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Reservations (may be) requested: Zion’s popularity prompts officials to seek solution to congestion

There won’t be a velvet rope or a snooty maitre d’, but you might need a reservation someday to get into Zion National Park.

The National Park Service is considering a year-round online reservation system for access to Zion’s most popular trails and attractions in response to a massive surge in visitation at the park 160 miles northeast of Las Vegas.

Under one of two “preliminary alternative concepts” unveiled by park officials late last week, visitors would be required to get advance reservations to enter the park. The second, more restrictive, alternative also would require reservations to access specific trails and sites within the park.

“Visitors would only be able to visit those sites in the park for which they have obtained a reservation,” according to a park newsletter outlining the concepts.

The number of reservations issued would vary by season and be limited to protect park resources and prevent congestion.

The Park Service is accepting public comments on the two concepts through Aug. 14.

Splendor under strain

No other national park requires reservations just to get inside the gate, but officials at Zion don’t have much of a choice, said David Nimkin, Southwest regional director for the nonprofit National Parks Conservation Association.

“You don’t want to turn people away,” he said. “It definitely can be controversial. It can be a challenge. I don’t know of another option.”

Zion National Park spokesman John Marciano said something has to give.

“Our mission is to protect the resource and to make sure the people who come here have a pleasant visitor experience,” he said.

Though the national park covers almost 147,000 acres, nearly all of the visitation is concentrated along the roughly 5 miles of road leading up the Virgin River and into Zion Canyon.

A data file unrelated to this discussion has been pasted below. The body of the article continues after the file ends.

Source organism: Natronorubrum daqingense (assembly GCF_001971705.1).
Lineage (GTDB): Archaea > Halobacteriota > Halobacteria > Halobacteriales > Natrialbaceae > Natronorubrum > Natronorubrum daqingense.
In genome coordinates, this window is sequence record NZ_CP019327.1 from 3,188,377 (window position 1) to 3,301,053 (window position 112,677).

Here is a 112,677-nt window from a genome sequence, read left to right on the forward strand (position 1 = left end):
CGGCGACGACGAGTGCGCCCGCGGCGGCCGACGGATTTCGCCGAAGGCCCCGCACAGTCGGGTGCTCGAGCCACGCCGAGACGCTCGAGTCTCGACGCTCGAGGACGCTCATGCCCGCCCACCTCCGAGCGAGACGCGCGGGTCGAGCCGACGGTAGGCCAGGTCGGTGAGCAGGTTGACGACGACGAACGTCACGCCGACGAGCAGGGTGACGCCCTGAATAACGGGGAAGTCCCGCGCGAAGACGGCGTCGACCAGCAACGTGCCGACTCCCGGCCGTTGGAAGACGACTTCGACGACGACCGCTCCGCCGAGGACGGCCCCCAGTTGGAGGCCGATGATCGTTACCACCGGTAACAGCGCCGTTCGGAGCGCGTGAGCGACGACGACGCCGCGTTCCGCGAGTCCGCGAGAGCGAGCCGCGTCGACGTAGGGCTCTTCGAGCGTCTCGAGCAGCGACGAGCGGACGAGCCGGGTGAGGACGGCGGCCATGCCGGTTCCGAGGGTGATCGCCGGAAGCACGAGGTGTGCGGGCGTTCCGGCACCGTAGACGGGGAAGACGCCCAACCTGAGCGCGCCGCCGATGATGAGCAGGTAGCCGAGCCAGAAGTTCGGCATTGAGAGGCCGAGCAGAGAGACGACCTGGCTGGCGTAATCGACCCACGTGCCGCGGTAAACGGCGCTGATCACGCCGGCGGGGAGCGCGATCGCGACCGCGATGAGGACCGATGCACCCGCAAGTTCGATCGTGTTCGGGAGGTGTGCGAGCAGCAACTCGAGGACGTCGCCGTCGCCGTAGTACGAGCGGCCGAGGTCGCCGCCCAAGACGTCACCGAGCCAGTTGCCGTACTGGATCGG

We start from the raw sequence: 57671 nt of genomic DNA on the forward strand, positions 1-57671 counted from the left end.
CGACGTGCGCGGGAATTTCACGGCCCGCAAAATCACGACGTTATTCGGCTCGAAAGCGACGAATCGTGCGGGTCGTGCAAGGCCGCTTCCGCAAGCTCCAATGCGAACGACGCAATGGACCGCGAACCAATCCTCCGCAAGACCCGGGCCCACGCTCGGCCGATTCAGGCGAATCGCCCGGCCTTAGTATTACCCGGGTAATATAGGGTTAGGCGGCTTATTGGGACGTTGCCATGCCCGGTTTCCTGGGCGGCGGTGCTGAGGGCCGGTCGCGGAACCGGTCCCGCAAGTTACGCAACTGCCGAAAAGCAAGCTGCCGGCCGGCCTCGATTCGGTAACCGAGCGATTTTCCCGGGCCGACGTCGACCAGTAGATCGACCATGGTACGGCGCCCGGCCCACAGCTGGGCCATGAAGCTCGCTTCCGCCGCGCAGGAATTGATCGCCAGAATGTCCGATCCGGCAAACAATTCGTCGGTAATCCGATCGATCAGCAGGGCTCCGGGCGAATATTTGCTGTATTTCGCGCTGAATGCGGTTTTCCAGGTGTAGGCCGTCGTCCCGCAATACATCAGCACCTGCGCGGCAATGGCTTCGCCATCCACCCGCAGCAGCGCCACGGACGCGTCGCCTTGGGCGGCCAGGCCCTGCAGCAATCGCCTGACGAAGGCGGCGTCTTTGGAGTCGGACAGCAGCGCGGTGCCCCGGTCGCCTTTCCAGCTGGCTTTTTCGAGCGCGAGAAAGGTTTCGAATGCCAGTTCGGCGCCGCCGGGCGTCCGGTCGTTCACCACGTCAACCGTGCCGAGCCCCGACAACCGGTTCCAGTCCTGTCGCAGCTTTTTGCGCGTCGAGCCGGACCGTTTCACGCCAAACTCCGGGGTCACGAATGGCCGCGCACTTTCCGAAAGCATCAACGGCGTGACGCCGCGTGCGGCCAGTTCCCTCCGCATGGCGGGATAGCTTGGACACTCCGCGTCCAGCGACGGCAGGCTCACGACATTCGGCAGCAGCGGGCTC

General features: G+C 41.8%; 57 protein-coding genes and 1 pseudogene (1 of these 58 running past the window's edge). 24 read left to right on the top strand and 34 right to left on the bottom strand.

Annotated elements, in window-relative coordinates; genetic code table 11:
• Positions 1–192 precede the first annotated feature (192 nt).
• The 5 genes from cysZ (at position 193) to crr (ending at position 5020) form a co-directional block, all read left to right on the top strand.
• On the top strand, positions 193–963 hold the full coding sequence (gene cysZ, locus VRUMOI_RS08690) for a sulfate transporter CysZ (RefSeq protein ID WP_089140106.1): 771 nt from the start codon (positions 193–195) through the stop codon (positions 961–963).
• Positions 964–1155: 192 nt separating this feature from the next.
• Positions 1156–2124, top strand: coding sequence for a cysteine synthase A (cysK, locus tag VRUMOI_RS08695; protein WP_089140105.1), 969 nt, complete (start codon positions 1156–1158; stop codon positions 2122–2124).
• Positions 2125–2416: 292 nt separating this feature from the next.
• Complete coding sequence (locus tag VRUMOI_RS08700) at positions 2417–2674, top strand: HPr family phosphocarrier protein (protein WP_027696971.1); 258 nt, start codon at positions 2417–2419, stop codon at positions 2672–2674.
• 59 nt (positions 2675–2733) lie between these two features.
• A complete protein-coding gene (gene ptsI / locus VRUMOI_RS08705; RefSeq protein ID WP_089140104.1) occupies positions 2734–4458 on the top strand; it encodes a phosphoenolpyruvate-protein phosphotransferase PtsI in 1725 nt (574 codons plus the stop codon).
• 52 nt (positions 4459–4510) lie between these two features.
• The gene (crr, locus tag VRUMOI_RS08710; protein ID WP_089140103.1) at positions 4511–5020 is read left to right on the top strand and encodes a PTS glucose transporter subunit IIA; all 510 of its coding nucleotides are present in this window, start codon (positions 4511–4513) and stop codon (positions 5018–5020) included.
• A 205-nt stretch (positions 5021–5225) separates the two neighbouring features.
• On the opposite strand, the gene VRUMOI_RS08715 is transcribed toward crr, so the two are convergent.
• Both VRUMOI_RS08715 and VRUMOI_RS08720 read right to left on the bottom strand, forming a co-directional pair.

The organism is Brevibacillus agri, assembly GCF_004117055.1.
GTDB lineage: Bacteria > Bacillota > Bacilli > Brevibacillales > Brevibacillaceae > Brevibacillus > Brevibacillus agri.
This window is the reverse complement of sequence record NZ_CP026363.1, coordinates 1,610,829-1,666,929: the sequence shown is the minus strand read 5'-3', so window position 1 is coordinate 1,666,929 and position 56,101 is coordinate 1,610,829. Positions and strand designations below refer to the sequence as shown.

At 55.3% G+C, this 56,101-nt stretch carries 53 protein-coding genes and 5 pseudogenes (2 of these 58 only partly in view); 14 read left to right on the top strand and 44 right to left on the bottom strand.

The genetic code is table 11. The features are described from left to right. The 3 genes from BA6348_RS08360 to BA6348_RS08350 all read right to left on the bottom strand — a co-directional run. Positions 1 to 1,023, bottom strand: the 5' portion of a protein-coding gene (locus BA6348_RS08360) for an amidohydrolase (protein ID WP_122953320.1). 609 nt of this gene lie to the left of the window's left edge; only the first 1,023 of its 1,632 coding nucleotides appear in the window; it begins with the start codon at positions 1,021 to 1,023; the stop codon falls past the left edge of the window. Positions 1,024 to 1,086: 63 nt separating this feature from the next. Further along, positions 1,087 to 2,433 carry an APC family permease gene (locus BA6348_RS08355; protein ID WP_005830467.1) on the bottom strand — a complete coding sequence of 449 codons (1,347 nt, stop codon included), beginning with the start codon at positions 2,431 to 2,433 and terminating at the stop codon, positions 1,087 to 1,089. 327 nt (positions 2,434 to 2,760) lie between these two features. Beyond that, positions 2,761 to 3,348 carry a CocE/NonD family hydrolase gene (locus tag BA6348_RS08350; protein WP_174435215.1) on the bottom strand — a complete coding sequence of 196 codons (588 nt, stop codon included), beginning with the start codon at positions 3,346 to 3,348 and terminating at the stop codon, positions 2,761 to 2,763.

Traffic grew so congested there that in 2000 the Park Service began closing the canyon to passenger vehicles and forcing visitors onto shuttles through the busy summer months.

That worked for a while, but in recent years, the length and severity of the busy season have grown, overwhelming park amenities and the canyon itself.

Almost 4.3 million people visited Zion last year, shattering the previous record of about 3.6 million set in 2015.

The crush has led to hourlong waits at the main entrance and long lines at restrooms, shuttle stops and even on hiking trails.

The park draws more than 10,000 visitors on an average day and has just 1,200 parking spots, Marciano said. “And there’s a big issue with human waste in the park. We don’t have enough toilets for people,” he said.

The park is now in the midst of drafting a first-of-its-kind visitor use management plan, set for completion in winter 2018.

“I just want people to understand it’s a pretty complex issue,” Marciano said. “We’re taking our time because we want to do the right thing.”

More shuttles won’t help

Nimkin said Zion might not be the first — or the last — national park to require a reservation for entry. Arches National Park in Utah also is considering a parkwide reservation system to ease traffic congestion, and officials at other crowded parks could follow suit if the experiment works.

“We’re finding these kinds of pressures at parks all over the Southwest,” Nimkin said. “Ultimately, there aren’t a lot of alternatives.”

In Zion’s case, a few ideas have already been considered and rejected.

Officials there looked at closing portions of the park when visitor capacity is reached, but the resulting lines of cars waiting to get in would likely back up into the nearby town of Springdale, Utah, snarling traffic there. They also considered closing the core part of Zion Canyon to all vehicles, shuttles included, or charging significantly higher entrance fees at busier times of day, but those concepts were rejected for fear they would effectively bar access to the park for some visitors.

Adding more shuttles wouldn’t work either, park officials said, because the system is already operating at or beyond capacity. Sending more vehicles into the canyon would only produce more noise and congestion without significantly reducing the long wait times at shuttle stops, officials said.

The shuttles used to operate from April to October, but the service has been starting earlier and running later in recent years to accommodate the growing crowds.

Limiting visitor traffic with a reservation system will only address one of the problems the park is facing, Nimkin said.

Eventually, reservations or not, Zion will have to replace its aging shuttle fleet and rebuild the overloaded road on which they drive. Nimkin said that will require a lot of money Zion — like other national parks — simply does not have.

Contact Henry Brean at hbrean@reviewjournal.com or 702-383-0350. Follow @RefriedBrean on Twitter.

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